Thursday, July 28, 2016

Delhi - My Places and Days in Delhi

There’s no better place to start than at the beginning, my first “home” in Delhi – The Taj Mahal Hotel on Man Singh Road.

Arriving at 2am it was a restless first night back in 2001 and on opening the curtains before breakfast I was treated to the sight of an elephant and a camel on their way along the main road below! Breakfast done it was off to the office via the grandeur of India Gate to Sansad Marg.

As the business geared up the Finance team later moved out to what had been an earlier office on Kasturba Gandhi Marg. It was here that I developed a strange theme for my e-mail messages home as some pigeons nested on my window ledge and so there was soon a weekly baby pigeon report to add to my weekend days out!

The route on foot between the two offices took me past my primary lunch establishment for 2001.

The Maharajah Mac back then was a rather tasty lamb burger which sadly by 2004 had become a spicy chicken burger – still very nice though.

Weekends were split between a day out to one of the destinations in the rest of the blog or taking it a little easier in Delhi with some reading relaxation in one of the parks (Lodi Gardens mainly) or a bit of shopping. Khan market was a particular favourite for its bookshops

as was Connaught place.
 The Palika bazaar was always a strangely claustrophobic experience being located beneath Palika Park.

A more modern shopping outing was to be had at one of the first new shopping malls at Ansals Plaza. This Plaza entered into my personal folklore as the last place I got into a fight! Approaching the front of the queue in McDonald’s I put my hand in my pocket to get some money and there was another hand already in there! Holding onto the ne’er do well’s hand meant I could only deliver a swift left hook before being bundled over from behind. The most bizarre element was watching the three man pickpocket gang escaping as the security guard stood there holding the door open with a stupid big grin on his face (no doubt highly amused at watching some fat white bloke getting up off the floor shouting abuse).

Souvenir shopping at the tourist sites can mean a LOT of hassle and a more pleasant (albeit more expensive) option are the State controlled "Emporiums" dotted around central Delhi the largest being on Janpath opposite McDonalds.

In 2004 my initial home was the Grand Hyatt sort of midway between Delhi “proper” and the new company office in Gurgaon.

Unfortunately with Delhi traffic conditions this meant a lot of time sat in the car traveling to and from work so I moved on to the Trident Hilton in Gurgaon.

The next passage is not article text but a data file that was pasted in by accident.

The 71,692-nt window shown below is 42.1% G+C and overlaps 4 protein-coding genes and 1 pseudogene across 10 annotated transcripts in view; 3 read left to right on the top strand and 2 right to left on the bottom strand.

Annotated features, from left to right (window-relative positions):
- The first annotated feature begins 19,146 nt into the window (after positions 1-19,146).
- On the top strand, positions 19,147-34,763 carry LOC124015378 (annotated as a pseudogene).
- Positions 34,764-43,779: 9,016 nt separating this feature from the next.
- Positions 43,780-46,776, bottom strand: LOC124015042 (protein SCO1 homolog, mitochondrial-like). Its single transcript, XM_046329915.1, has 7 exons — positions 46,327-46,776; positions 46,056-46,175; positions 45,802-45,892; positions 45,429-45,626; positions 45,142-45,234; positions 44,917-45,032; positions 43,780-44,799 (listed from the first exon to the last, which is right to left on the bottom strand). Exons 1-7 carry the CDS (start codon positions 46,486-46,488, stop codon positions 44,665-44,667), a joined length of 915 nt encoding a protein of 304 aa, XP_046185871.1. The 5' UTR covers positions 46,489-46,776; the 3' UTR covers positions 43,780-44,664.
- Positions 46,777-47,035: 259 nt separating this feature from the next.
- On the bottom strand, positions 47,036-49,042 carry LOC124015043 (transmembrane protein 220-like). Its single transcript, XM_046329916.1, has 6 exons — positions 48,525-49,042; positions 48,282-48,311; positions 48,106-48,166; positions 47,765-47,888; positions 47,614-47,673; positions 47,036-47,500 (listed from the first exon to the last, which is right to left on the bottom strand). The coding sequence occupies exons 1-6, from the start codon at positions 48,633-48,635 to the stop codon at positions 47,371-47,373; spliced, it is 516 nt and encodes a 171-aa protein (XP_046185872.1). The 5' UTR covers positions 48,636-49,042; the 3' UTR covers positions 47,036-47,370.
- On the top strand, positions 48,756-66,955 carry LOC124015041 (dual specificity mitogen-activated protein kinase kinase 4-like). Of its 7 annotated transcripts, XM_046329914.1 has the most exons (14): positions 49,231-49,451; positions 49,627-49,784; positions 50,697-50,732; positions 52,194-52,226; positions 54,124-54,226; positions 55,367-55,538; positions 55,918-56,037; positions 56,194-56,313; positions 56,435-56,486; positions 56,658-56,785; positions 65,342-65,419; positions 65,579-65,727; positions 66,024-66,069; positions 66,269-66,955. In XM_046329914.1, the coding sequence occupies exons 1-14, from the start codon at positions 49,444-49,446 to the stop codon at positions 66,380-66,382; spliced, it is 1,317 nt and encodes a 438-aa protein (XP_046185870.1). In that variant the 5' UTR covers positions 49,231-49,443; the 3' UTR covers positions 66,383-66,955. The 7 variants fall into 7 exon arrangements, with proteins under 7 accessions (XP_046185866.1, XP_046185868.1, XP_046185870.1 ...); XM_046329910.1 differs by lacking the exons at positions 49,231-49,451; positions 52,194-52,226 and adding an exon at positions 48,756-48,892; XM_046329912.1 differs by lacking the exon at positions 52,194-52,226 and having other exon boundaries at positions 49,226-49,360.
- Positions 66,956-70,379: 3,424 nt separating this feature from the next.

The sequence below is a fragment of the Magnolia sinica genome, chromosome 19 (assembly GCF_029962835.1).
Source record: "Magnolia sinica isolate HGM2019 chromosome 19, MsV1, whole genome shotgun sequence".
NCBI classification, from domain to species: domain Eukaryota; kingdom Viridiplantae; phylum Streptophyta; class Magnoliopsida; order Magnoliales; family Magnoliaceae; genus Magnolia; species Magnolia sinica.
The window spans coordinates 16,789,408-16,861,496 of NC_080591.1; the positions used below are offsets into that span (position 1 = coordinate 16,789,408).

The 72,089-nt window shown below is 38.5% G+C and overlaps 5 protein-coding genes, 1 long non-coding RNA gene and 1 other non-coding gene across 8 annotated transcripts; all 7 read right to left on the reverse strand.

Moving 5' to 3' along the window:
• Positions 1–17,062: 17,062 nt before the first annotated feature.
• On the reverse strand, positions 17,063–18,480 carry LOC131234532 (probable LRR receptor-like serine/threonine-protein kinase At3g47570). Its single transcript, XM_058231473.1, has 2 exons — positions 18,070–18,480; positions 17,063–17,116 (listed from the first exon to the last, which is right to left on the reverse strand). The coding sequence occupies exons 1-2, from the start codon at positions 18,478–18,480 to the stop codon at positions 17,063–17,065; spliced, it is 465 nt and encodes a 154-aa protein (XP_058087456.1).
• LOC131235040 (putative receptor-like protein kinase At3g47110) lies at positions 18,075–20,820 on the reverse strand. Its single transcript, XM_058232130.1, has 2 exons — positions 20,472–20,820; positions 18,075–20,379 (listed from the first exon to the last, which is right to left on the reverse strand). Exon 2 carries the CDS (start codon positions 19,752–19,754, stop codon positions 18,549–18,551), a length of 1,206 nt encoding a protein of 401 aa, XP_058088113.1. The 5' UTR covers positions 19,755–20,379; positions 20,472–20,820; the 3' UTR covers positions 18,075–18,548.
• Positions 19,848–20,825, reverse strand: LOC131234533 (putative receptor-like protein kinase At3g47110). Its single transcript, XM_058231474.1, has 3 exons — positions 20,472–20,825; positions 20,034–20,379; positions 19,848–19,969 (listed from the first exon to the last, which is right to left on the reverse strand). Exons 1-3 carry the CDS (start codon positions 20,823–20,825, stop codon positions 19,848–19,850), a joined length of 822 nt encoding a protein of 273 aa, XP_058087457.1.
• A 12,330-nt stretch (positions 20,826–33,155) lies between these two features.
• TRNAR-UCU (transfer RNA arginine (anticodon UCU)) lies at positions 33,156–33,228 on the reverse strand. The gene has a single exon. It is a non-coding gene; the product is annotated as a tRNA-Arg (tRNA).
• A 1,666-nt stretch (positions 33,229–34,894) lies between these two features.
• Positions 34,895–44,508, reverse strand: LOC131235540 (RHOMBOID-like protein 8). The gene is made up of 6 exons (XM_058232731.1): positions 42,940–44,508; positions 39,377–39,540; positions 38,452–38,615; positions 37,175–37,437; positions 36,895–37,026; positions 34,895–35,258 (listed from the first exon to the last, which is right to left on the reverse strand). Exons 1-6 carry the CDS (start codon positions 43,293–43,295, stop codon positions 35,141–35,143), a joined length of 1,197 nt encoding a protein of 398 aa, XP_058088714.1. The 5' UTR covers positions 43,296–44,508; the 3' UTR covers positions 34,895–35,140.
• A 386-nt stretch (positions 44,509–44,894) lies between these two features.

This did save a lot of travel time for me and when I got a room upgrade gave me a fantastic view from my hotel room.

The new offices at the time were on MG Road in Gurgaon which was very much “under development” which added to the general chaos of getting around. The big plus was that this office block did have retail outlets on the lower floor including a music bar.

Lunch here became more varied with a choice of malls, Metropolitan Mall for McDonalds or occasionally the cowboy themed Mexican restaurant!
If I felt adventurous then by taking my life into my hands and jaywalking across MG road got me to the Sahara Mall and Haldirams or a supply of snacks from the Big Bazaar supermarket – YUM!

This time around my weekend days in Delhi started to include a visit to the malls for the cinema which was an interesting experience. Troy in a packed out “old school” big screen cinema was special and came with fellow patrons arguing and trying to start a fight in the interval due to someone’s constant chatter! I also got to support the Company cricket team when they had a game and was a little disappointed that so few staff made any effort to give the lads some support. While I didn’t get to play I did get to present the Man of the Match award occasionally.

August 2004 was departure time once again and there was a very pleasant “leaving do” in the aforementioned Music Bar.

Many thanks to Joydeep Mukherjee (my replacement) for making the arrangements, Indira Lopchan for her singing, and of course Stuart Purdy the Aviva India CEO for the opportunity!

Monday, October 3, 2011

Introduction - Phil's Indian Memories

This blog is my record of my time in India in 2001 and 2004 working for CGNU/Aviva, based in Delhi.

Things didn’t start well as expecting a very different cultural experience, on my way out I decided that a decent digital camera would be the best way to keep a good record of things. An Olympus was duly bought duty free at Heathrow which unfortunately meant I arrived with a camera that didn’t work and a European guarantee!  

Consequently while I kept a fairly detailed diary there may at times appear to be a slight disconnect between the photographs in my collection as they were all taken in 2004.

I have included picture highlights here with links to the relevant part of my photograph collection and to more detailed information now available on the internet – enjoy!